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More dates coming soon


Lost Highways Ontario
July 2024

Some Lost Highways sketches made driving the roads around Guelph, Ontario while the Medicine Singers played Hillside Festival. I really like the winding back-country roads in Ontario. I often have good luck there… These are all small drawings done in tiny notebooks or on hotel stationary pads. These small drawings are available for $50 each at the moment. DM on IG for more information.


Hurricane Sandy Transcriptions
Big Ears Festival
April 1, 2023

Hurricane Sandy Transcriptions – solo version for Fender Rhodes and Yuri Landman instruments, performance at 2023 Big Ears Festival, Knoxville, TN. The intense wind that day, outside the windows of the museum, made the perfect backdrop! Shot by Todd Ploharski/Lo YoYo Stuff Records, Athens, GA.


Live at Le Route du Rock Hiver
In Virus Times + songs
St Malo, France
March 11, 2023

May 17, 2022

In Virus Times + Songs set at French festival La Route du Rock Hiver in Brittany, March 2023. Shot by Sombrero & Co.


s8 Film Festival, A Coruña, Spain
June 5, 2022

We spend a week at this analog-centric film festival on the northwest coast of Spain, watching small gauge films – 16mm, 35mm, Super8 – in a beautiful dark room at the harbor. It’s been awhile since we’ve sat in a darkened room w the projectors at read whirring in the background, sometimes silent films for 1 hour session. Old skool, old times. But many new visions and voices to be seen this week! We presented an hour of our films, and did a Contre Jour performance which closed the festival. Here it is.


In Virus Times, part 4 Video
May 17, 2022

Last year, I released In Virus Times, a 22-minute acoustic piece recorded during the pandemic. Part 4 of that piece now serves as the soundtrack to an experimental film directed by longtime Sonic Youth collaborator Philipp Virus (Philipp Reichenheim), who also directed the new Dinosaur Jr documentary, Freakscene. It features footage of onetime Atari Teenage Riot singer Hanin Elias wandering alone in the Sahara desert, along with footage of Lee and psychedelic imagery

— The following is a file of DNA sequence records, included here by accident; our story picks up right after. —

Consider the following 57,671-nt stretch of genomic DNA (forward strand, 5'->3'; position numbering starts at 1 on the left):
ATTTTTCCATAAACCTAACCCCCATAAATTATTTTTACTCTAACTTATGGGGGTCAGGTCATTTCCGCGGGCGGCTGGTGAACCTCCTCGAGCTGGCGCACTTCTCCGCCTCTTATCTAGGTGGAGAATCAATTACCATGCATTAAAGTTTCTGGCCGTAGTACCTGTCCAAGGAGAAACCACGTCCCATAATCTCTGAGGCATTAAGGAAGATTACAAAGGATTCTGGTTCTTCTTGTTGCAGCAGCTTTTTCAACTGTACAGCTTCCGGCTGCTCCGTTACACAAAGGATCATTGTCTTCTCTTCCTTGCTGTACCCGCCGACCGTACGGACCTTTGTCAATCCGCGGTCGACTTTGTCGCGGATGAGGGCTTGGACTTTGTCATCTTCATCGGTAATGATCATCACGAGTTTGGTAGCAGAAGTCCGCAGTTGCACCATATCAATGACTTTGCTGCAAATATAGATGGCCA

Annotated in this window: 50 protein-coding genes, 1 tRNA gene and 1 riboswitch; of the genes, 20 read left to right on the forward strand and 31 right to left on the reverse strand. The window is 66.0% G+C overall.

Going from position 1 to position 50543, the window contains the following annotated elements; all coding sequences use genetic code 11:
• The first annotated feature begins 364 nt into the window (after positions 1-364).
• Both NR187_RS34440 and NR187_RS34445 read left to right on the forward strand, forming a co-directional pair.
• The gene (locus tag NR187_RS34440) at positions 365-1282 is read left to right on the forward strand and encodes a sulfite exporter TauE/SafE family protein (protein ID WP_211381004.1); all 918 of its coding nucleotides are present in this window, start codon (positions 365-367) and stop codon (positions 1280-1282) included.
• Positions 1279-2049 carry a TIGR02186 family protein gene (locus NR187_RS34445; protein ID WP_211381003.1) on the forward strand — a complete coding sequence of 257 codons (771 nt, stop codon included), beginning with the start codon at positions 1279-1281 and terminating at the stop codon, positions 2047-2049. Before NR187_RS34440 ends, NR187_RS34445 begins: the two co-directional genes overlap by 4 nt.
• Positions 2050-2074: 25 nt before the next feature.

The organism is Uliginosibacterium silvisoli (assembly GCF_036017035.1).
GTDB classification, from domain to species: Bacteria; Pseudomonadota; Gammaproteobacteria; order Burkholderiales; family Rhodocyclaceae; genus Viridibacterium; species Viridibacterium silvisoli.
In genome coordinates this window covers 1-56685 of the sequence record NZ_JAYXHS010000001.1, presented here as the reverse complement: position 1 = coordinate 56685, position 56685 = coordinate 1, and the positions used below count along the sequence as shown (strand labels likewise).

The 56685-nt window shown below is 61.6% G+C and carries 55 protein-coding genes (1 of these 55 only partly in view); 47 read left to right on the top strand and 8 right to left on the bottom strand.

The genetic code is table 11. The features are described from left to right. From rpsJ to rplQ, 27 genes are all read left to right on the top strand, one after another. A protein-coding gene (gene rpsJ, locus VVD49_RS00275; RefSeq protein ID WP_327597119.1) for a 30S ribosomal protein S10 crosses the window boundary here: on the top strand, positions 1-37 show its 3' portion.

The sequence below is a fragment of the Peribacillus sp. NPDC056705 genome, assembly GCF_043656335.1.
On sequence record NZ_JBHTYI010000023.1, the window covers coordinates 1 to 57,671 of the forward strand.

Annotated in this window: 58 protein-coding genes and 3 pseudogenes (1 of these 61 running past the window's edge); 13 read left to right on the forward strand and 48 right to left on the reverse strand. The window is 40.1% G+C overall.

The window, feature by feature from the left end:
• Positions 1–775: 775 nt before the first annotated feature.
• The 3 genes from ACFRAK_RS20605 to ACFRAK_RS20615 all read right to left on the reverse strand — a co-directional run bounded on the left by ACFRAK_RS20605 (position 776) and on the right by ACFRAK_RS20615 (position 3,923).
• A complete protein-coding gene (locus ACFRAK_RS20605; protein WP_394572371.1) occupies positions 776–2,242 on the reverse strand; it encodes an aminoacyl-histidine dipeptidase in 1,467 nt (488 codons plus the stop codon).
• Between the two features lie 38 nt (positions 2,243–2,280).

“I had wanted to make a video accompaniment for one of the sections of In Virus Times, originally thinking of something very minimal and dark, to match the music,” Ranaldo says. “I’ve known Philly Virus a long time – his sister is married to J Mascis of Dinosaur Jr. and he’d previously shot Sonic Youth live on several occasions. He contacted me about using some footage I’d shot of Dino during our EVOL tour of 1986, when they were supporting SY, as part of our still-unreleased EVOL tour film, for use in Freakscene. I mentioned to him that I was searching for imagery for a video from In Virus Times and he sent me a cache of multiple-exposed sequences he’d made, many with mysterious scenes of a woman wandering in the Moroccan desert, a place I have a deep fondness for. It was a very different direction from what I was looking for but the more I watched the footage, especially the desert wanderer, the more it seemed to fit with the lonely quality of the pandemic music I’d made, and to add something new, that I’d not foreseen, in the process. I’d already shot some footage of myself at home in the dark room where the recording was made, and stripped some bits of this into Philly’s images, in an effort to give the whole thing a bit of a personal feel. The end product is a bit rough all around – in what I think is a good way; I’m quite happy with the way it turned out. The fact that Philly’s nom de camera has been ‘Virus’ all these years was some kinda happy accident!”